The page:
Three days of sick children. The same three days before this issue went to press…
Wednesday morning is press deadline, and it dawns gray but glorious: For it has been 36 hours since anything erupted out of either child. 36! That is one and a half times more than the recommended 24-hour window of recovery. I am home-free. I will make deadline after all.
I am feeling like Super Mom. Inwardly, I was thinking about deadlines and ad copy for the last three days, but outwardly, I was the picture of superness: benevolent, giving, compassionate. Puke bucket in one hand, red pen and pages in the other.
And those extra 12 hours of comfort thrown in, no-charge.
But as I prep the children for school, I see that other things have gone awry in these three days besides my editorial excellence.
I dress the children out of the dirty laundry pile, but Super Mom feels resourceful doing so. And Super Mom let them play on the slip-n-slide late yesterday afternoon and realizes now it was a premonition to do so, because they can skip the super shower.
And when I hear the low-gas ding, Super Mom knows she has enough to get to school and back, and loads of time on her day alone, to fuel up later.
9:15 a.m.: Super Mom is prancing around the house, breaking out the peanut butter bars and weighing down the couch. I have work, work, work to do. But have I been alone for a single, solitary, sanitary minute in the last three days? No. And my new book Lit awaits me. As does Reba. What will 15 minutes of guilty pleasures cost me?
Everything, as it turns out. For I have forgotten about the Kindergarten Welcome Lunch today. I have to be back to school in a few hours. Scrambling begins. Sloppy editing ensues, bad writing unfurls.
11:30 a.m.: At school. Nelson exits his preschool room galloping down the hallway at me. I look at his teacher, Good God woman, this child is sick! I grill the teacher: Is he pukey? Is he tired? Is he ? Of course he’s been fine all morning.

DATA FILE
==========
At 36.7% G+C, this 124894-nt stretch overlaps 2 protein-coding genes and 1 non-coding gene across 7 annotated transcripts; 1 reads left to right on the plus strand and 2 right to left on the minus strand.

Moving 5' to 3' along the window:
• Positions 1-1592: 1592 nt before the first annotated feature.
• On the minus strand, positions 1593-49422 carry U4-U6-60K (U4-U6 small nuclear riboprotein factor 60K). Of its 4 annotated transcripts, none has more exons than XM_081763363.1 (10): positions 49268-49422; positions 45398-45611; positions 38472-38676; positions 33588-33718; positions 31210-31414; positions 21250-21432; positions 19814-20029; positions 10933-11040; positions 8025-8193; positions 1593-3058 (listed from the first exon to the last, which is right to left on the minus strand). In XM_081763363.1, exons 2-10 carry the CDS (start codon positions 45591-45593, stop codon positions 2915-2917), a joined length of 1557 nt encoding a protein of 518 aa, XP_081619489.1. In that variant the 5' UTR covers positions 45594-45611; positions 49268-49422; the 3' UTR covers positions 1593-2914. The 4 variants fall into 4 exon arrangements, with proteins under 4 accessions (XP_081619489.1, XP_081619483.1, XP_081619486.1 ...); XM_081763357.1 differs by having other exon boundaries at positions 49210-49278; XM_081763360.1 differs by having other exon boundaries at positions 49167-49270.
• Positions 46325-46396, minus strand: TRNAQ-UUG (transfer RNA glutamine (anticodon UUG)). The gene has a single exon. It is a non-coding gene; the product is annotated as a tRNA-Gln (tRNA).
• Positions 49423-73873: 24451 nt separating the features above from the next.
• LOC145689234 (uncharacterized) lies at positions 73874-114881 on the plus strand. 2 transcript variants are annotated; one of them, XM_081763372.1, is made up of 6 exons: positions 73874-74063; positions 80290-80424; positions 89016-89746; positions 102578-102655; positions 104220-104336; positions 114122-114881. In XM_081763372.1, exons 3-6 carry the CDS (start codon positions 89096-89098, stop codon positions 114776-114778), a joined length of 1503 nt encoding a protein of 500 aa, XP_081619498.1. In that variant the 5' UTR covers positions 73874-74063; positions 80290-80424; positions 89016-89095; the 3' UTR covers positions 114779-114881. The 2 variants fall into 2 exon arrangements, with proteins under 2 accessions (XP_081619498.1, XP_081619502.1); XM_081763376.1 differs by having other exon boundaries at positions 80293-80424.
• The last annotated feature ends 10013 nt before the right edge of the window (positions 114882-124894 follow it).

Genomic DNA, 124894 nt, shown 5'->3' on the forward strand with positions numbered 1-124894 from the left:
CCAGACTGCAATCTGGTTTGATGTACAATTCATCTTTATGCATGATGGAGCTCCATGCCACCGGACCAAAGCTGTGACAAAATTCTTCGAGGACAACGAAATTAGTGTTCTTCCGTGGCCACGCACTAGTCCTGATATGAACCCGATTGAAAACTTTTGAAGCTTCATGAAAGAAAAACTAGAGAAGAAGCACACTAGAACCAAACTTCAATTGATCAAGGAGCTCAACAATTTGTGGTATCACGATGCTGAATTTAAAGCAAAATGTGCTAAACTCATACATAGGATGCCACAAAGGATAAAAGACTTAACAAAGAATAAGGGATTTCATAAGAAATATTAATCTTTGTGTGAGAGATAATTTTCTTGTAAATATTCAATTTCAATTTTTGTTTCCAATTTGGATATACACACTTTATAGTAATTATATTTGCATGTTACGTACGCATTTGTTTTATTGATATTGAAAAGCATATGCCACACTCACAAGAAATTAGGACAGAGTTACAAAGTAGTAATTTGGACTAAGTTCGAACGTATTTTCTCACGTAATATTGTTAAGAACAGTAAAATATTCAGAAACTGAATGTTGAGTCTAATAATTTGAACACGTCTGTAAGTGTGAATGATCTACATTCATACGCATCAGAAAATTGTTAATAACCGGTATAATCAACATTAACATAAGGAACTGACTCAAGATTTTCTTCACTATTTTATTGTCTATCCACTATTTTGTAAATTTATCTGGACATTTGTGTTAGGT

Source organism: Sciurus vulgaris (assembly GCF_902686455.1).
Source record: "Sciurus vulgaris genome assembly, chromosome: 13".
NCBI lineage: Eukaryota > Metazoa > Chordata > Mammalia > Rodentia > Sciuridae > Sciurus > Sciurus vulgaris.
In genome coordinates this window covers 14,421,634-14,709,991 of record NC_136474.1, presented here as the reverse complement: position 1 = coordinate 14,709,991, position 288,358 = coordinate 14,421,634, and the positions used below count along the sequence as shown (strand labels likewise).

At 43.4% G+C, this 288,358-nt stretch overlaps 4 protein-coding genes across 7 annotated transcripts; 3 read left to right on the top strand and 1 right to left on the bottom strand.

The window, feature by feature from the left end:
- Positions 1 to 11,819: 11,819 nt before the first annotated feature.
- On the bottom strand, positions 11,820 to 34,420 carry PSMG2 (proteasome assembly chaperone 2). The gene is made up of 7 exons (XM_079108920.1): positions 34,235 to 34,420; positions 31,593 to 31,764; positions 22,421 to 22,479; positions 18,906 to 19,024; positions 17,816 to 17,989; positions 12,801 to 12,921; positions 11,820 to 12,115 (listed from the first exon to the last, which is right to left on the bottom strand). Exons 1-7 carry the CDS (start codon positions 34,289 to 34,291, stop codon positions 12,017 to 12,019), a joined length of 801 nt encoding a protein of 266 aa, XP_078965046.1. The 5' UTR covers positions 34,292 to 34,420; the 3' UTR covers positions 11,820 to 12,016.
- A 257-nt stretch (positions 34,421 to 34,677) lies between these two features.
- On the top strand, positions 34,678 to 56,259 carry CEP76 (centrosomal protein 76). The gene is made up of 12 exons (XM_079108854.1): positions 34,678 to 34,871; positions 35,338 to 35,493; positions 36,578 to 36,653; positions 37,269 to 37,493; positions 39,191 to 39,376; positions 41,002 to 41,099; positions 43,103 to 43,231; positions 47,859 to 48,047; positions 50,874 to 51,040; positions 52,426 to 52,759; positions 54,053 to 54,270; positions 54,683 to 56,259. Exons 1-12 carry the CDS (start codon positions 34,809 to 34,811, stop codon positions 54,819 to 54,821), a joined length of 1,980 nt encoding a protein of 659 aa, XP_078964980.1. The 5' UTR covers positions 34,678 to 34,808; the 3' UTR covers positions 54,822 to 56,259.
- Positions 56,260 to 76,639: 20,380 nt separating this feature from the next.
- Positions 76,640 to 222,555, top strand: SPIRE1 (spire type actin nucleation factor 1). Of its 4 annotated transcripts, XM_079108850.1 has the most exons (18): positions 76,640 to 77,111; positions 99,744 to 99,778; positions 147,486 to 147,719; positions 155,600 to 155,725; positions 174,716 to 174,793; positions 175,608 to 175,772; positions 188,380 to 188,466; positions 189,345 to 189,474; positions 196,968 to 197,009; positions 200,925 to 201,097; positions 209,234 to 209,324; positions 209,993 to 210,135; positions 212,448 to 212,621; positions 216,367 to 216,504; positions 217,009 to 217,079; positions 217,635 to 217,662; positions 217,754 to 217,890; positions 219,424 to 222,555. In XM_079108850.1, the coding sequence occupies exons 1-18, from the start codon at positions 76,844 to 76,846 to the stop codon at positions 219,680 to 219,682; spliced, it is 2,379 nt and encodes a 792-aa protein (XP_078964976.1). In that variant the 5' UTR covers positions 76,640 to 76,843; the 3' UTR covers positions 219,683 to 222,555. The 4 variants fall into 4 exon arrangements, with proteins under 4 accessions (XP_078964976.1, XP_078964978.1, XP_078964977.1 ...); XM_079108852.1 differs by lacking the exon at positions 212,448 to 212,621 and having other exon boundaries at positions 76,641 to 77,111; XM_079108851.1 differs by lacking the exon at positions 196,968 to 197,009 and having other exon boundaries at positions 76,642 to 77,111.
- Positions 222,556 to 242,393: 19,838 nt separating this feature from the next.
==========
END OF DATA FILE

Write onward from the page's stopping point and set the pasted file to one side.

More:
But it’s the sight of Super Mom that sends him into a downward spiral during the Welcome Lunch. Nelson has his head down on the table, refusing to eat, as I scan the room for fashion tips from 5th graders. For 30 minutes, he speaks to me in the withering whisper of the convincer and holds his tummy for emphasis.
Half of me is thinking, He’s not sick, he’s playing you! (This half is being reinforced by one twin sister saying it over and over in my ear.)
The other half is thinking, What’s the worst things that can happen to little Nelso? And the resounding answer is a public bathroom.
One fleeting memory of a JCPenney’s restroom gone bad many years ago, and it’s all over: I shall work (again) with a sick child underfoot.
12:30 p.m.: I’m feeling Super Momish again because we got home in the nick of time. Things happen. Ugly things. Super Mom thinks, I knew it.
1 p.m.: I try to regroup and settle onto the bed next to Nelson. It will be SpongeBob for him and laptop for me. But first, cuddling. Then crackers. Then a Donald Duck DVD. Then. The. Phone. Rings.
2 p.m.: Boy No. 2 is down for the count. Super Mom says, Yes I will be there as fast as a minivan can go. GTWoman Mom thinks, with a raging editor at the wheel.
2:30 p.m.: I make an appearance in the school office to scoop up Kendall and then in his classroom to pick up his work. I realize when I get home that I made these “appearances” with a tie-dye bandana over my bedhead and some syrup dried on my shirt. I appear like Aunt Jemima might have on a bender.
3 p.m.: Two children in my bed, 1 dead laptop battery, 1 Garfield movie and 1 Super Mom who has given up.
If you find any typos or small children for sale in this issue, I present this column as Exhibit A.